In the beginning of the 21st century it’s weird to have a prominent American figure focus on that topic who isn’t some sort of disgusting bigot. This is a refreshing change, but doesn’t get at what is truly interesting about Tebow.
Whether or not his play is divinely-inspired, it is clear that he is an inspiring leader. His faith is what lets him do this.
In 634 the Caliph Omar began his reign. He was the second person to hold power after the death of Muhammad. When he came to power the Muslims controlled a series of dusty towns in Arabia. The epic battles of Islam’s founding had mostly been tribal squabbles. When his reign ended 10 years later, Islam had conquered most of the known world, and defeated two great empires, absorbing one of them completely. This feat of military expansion was more significant than anything Alexander the Great had done.
We are still feeling the effects almost 1400 years later. The Byzantine and Persian empires had no idea what hit them. Faith powered the conquest. The more sophisticated militaries of the day wanted land and riches, but the Jihadis had something more. They had an idea.
Caliph Omar had these successes with un-inspiring material. The Arabs were the poor inhabitants of the dusty wastes on the periphery of two great empires. The Denver Broncos were a mediocre team at this season’s outset. Tim Tebow himself has many draw-backs as a football player. Both of these phenomena, the Broncos success and the Jihadis conquest of the known world, are due to the power that a unifying idea can have. Every NFL player is well-paid, but you need more than that to reach greatness. Tebow’s religion provides that intangible motivation, much as Caliph Omar’s did.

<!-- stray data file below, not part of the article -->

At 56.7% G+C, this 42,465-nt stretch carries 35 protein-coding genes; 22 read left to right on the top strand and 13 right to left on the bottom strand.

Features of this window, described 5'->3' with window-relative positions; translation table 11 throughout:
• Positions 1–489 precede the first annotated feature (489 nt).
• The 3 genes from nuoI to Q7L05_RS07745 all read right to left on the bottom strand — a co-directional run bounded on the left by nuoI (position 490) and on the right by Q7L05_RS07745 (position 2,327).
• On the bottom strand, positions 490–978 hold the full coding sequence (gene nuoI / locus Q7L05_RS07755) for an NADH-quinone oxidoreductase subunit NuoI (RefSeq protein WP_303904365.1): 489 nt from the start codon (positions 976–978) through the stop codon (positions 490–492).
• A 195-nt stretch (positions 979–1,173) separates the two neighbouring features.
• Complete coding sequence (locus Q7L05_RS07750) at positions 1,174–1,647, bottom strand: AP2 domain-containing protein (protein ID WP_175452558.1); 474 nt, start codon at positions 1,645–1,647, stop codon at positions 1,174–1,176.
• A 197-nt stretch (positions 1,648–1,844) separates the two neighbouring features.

Will Tebow’s jihad prove powerful enough to carry him through to the Super Bowl, or will the New England Patriots prove to be his own personal walls of Constantinople? I haven’t been this interested in the NFL in years.
When Rob is not doing pretentious sports journalism he is complaining about the drug war and more here.